And Kabimba says to be a minister in Zambia is a sacrifice because their salaries are too low to depend on, adding that government was hoodwinking Zambians by announcing that it would cut down their salaries.
The former justice minister was speaking when he featured on Millennium radio on Wednesday.
“The problem with our health care system is the budget. The government has not prioritised health and education, we tried to prop it up a bit under president Michael Sata. You can’t have a health care system that is dependent on donors. I watched the Honourable Minister of Health that day talking about appealing to donors so honour their pledges. They don’t owe us a life. I refuse, they owe a life to their citizens, to their tax payers. So for a minister to stand up without shame and speak as if the donors owe us a life, that in itself is a problem,” Kabimba said.
He said the PF was sitting on a fantasy-island, thinking that the Heath Insurance Act would work.
“Let us take up the task of developing this country ourselves. Our people still have faith in the indigenous ng’anga than they have in Dr Chilufya and his system. The people that believe in ng’angas are part of this society and the government that they voted into office must look into their needs. So government must find a way of reconciling that area of indigenous herbs and the conventional medicine. [So the Health Insurance Act] will not work in a poor country like Zambia where people can’t even afford three square meals in a day. It’s a dream on fantasy-island. The PF government is seated on fantasy-island and dreaming in a hope that when they wake up in the morning, it would have come true. You don’t run government through dreams,” he said.
Kabimba also said that government was hoodwinking Zambians by saying that it would cut on ministers’ salaries.
“We should stop hoodwinking Zambians. This is hoodwinking. There is no minister who lives off their salary, they live off their allowances. They will fight tooth and nail for the podium to travel abroad and pocket the dollars, do a bit of shopping for their family and pocket the dollars. That is what they live on. They don’t live on salaries. I was minister myself, you can’t live on a minister’s salary. If you look at the budget, your household budget, it can’t be met by a salary of a minister. In other words, to be a minister is actually a sacrifice but the reason why people want to be ministers are the allowances that come with being minister,” Kabimba said.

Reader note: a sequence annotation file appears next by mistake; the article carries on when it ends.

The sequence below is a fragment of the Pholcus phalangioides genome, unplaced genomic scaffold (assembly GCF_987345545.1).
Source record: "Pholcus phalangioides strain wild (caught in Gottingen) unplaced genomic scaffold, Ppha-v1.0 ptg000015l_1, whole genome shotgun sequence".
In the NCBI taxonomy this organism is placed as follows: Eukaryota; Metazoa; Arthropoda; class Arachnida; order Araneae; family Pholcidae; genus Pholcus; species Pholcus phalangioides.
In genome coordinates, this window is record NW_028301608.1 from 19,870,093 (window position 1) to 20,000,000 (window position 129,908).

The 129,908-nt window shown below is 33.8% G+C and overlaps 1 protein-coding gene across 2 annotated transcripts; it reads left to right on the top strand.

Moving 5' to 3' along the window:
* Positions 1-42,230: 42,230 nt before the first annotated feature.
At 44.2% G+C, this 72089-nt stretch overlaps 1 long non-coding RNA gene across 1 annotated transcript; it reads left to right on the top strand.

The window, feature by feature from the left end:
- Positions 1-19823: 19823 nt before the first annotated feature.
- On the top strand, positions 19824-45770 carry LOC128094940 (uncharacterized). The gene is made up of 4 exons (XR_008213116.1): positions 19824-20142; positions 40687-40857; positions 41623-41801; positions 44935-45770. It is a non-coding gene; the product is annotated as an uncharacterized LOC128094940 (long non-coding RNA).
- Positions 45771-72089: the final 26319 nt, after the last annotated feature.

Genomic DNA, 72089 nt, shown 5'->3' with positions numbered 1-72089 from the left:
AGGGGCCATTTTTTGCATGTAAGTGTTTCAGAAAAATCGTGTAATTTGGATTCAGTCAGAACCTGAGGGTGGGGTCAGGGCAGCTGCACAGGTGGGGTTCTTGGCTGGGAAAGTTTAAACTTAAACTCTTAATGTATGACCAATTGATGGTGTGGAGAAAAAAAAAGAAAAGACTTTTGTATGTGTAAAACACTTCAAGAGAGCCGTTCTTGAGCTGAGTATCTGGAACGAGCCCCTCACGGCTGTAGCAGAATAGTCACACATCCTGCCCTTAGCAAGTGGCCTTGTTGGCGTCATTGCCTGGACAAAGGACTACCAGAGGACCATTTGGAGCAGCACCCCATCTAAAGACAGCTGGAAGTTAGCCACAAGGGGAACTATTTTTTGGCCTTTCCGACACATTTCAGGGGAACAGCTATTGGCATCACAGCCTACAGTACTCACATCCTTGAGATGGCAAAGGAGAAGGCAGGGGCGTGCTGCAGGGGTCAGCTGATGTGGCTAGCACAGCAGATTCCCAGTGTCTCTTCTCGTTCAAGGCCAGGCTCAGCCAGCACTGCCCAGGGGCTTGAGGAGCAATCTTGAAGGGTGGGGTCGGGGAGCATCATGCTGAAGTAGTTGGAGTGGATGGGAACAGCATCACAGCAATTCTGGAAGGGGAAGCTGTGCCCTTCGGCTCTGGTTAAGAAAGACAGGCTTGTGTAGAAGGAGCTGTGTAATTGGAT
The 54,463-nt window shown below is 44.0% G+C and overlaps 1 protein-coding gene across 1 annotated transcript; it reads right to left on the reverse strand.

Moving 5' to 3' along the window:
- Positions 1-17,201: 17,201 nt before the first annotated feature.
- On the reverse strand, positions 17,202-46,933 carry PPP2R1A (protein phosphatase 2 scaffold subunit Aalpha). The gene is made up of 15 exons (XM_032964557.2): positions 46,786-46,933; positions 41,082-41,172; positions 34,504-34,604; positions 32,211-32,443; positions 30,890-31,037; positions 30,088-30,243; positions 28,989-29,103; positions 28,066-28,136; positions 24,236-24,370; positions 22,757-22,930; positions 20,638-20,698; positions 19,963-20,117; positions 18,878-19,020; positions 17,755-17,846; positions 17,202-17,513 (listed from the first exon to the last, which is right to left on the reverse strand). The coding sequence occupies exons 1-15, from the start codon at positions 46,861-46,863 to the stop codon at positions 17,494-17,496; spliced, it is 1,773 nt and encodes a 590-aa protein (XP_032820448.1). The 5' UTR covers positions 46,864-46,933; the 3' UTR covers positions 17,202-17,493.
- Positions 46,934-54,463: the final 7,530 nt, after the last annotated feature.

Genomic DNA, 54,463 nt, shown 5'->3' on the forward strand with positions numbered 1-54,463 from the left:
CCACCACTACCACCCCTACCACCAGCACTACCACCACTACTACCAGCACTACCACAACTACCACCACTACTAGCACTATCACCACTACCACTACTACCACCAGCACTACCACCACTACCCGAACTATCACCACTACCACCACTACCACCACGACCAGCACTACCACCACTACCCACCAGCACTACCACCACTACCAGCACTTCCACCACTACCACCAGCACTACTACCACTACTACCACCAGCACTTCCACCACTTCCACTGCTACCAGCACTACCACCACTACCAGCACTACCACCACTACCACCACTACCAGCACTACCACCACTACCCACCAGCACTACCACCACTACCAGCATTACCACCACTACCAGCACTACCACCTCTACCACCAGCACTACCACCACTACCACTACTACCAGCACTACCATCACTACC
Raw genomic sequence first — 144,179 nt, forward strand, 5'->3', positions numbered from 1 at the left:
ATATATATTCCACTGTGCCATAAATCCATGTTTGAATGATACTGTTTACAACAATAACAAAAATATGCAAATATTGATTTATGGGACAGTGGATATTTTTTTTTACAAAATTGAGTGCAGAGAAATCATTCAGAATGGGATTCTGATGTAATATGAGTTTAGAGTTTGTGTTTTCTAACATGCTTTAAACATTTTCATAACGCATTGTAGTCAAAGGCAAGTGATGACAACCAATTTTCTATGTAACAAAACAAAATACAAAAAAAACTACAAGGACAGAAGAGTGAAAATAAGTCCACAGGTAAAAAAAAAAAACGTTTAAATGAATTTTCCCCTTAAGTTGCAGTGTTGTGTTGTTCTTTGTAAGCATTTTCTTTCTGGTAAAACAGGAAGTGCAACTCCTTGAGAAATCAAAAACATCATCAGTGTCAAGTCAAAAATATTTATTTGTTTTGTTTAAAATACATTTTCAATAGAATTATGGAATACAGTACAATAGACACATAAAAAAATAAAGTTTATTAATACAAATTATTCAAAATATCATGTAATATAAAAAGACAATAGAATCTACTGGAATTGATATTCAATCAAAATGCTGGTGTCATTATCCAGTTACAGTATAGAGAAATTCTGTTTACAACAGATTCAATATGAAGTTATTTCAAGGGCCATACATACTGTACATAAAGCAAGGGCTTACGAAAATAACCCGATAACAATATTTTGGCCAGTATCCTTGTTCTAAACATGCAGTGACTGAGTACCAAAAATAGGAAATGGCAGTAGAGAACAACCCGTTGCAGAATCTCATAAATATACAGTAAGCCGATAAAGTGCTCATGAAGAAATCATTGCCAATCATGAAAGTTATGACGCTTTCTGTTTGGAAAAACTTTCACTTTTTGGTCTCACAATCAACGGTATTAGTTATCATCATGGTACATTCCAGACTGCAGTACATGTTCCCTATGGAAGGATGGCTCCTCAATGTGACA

Meanwhile, Kabimba noted that the Zambia Centre for Inter-party Dialogue (ZCID) was not inclusive in its operations, adding that Rainbow Party was not bothered for being sidelined.
“We are not members of the ZCID [and] we have never been invited to any meeting of the ZCID and we don’t mind not being invited really. Anything that would bring progress to the Zambian society, we would like to make contribution but we shall not impose ourselves on the ZCID. We can do without the ZCID. We shall deal with the Zambian people and ZCID can deal with those political parties that they are comfortable with, because if you are going to deal with us then you should be prepared to take a risk of hearing the truth about what we think, we shall not pamper you. Starting from the Ministry of Justice under which ZCID now falls and is financed up to ZCID itself, they know our position. And if they think that we don’t matter, we don’t have a problem with that,” he said.
And Kabimba said some ministers were scared of speaking to opposition leaders for fear of being monitored by the system.
“Some of the cabinet ministers are even scared to pick up a call from us in the opposition because they are being told that they are being monitored by the system. I have seen and I laugh and this is a serious matter, I have seen some of our royal highnesses seated during these traditional ceremonies where the Minister for Chiefs and Traditional Affairs is reading a speech about culture but they are clad in a lawyer’s robe, how does that become culture? They are clad in a mayoral robe, a councillor’s rob or a lawyer’s robe. So I said to Reverand Sumaili that culture incorporates a number of components because it deals with the issue of your identity as a people, i,e our traditional music is part of culture, our cuisine is part of culture, what we eat, what we drink in the village is part of culture. So you can’t limit culture to a one off traditional ceremony that happens once in a year in a particular chiefdom and you call that culture,” said Kabimba.